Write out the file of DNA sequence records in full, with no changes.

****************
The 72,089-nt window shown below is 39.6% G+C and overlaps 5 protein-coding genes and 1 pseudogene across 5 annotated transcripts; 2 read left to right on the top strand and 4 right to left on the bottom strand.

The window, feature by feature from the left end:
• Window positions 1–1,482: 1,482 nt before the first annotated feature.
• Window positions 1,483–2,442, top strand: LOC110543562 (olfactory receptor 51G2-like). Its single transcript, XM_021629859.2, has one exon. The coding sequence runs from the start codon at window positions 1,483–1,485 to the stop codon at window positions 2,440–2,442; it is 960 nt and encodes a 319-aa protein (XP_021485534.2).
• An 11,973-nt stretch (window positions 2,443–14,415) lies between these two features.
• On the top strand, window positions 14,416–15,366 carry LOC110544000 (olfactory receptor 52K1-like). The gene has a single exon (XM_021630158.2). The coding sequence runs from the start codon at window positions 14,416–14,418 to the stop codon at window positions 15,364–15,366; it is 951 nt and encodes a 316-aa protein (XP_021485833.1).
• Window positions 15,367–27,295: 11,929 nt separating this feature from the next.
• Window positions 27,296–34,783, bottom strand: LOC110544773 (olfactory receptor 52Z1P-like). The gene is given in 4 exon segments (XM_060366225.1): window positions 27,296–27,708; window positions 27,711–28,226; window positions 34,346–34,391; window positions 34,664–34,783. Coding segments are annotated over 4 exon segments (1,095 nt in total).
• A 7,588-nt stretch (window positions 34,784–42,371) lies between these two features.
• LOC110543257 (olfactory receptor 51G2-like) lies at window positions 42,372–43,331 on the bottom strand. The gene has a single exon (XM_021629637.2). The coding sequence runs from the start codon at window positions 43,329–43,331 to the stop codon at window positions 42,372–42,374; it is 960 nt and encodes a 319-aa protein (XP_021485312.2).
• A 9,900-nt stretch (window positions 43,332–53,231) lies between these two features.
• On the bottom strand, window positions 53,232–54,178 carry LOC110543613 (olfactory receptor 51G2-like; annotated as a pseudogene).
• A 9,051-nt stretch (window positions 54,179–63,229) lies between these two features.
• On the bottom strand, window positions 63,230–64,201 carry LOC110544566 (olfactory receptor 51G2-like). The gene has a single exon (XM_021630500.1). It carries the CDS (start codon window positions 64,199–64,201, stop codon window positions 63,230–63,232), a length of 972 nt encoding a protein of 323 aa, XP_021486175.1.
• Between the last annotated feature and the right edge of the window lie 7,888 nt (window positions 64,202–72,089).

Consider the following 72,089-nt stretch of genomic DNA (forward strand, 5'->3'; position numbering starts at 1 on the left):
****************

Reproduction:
The 72,089-nt window shown below is 39.6% G+C and overlaps 5 protein-coding genes and 1 pseudogene across 5 annotated transcripts; 2 read left to right on the top strand and 4 right to left on the bottom strand.

The window, feature by feature from the left end:
• Window positions 1–1,482: 1,482 nt before the first annotated feature.
• Window positions 1,483–2,442, top strand: LOC110543562 (olfactory receptor 51G2-like). Its single transcript, XM_021629859.2, has one exon. The coding sequence runs from the start codon at window positions 1,483–1,485 to the stop codon at window positions 2,440–2,442; it is 960 nt and encodes a 319-aa protein (XP_021485534.2).
• An 11,973-nt stretch (window positions 2,443–14,415) lies between these two features.
• On the top strand, window positions 14,416–15,366 carry LOC110544000 (olfactory receptor 52K1-like). The gene has a single exon (XM_021630158.2). The coding sequence runs from the start codon at window positions 14,416–14,418 to the stop codon at window positions 15,364–15,366; it is 951 nt and encodes a 316-aa protein (XP_021485833.1).
• Window positions 15,367–27,295: 11,929 nt separating this feature from the next.
• Window positions 27,296–34,783, bottom strand: LOC110544773 (olfactory receptor 52Z1P-like). The gene is given in 4 exon segments (XM_060366225.1): window positions 27,296–27,708; window positions 27,711–28,226; window positions 34,346–34,391; window positions 34,664–34,783. Coding segments are annotated over 4 exon segments (1,095 nt in total).
• A 7,588-nt stretch (window positions 34,784–42,371) lies between these two features.
• LOC110543257 (olfactory receptor 51G2-like) lies at window positions 42,372–43,331 on the bottom strand. The gene has a single exon (XM_021629637.2). The coding sequence runs from the start codon at window positions 43,329–43,331 to the stop codon at window positions 42,372–42,374; it is 960 nt and encodes a 319-aa protein (XP_021485312.2).
• A 9,900-nt stretch (window positions 43,332–53,231) lies between these two features.
• On the bottom strand, window positions 53,232–54,178 carry LOC110543613 (olfactory receptor 51G2-like; annotated as a pseudogene).
• A 9,051-nt stretch (window positions 54,179–63,229) lies between these two features.
• On the bottom strand, window positions 63,230–64,201 carry LOC110544566 (olfactory receptor 51G2-like). The gene has a single exon (XM_021630500.1). It carries the CDS (start codon window positions 64,199–64,201, stop codon window positions 63,230–63,232), a length of 972 nt encoding a protein of 323 aa, XP_021486175.1.
• Between the last annotated feature and the right edge of the window lie 7,888 nt (window positions 64,202–72,089).

Consider the following 72,089-nt stretch of genomic DNA (forward strand, 5'->3'; position numbering starts at 1 on the left):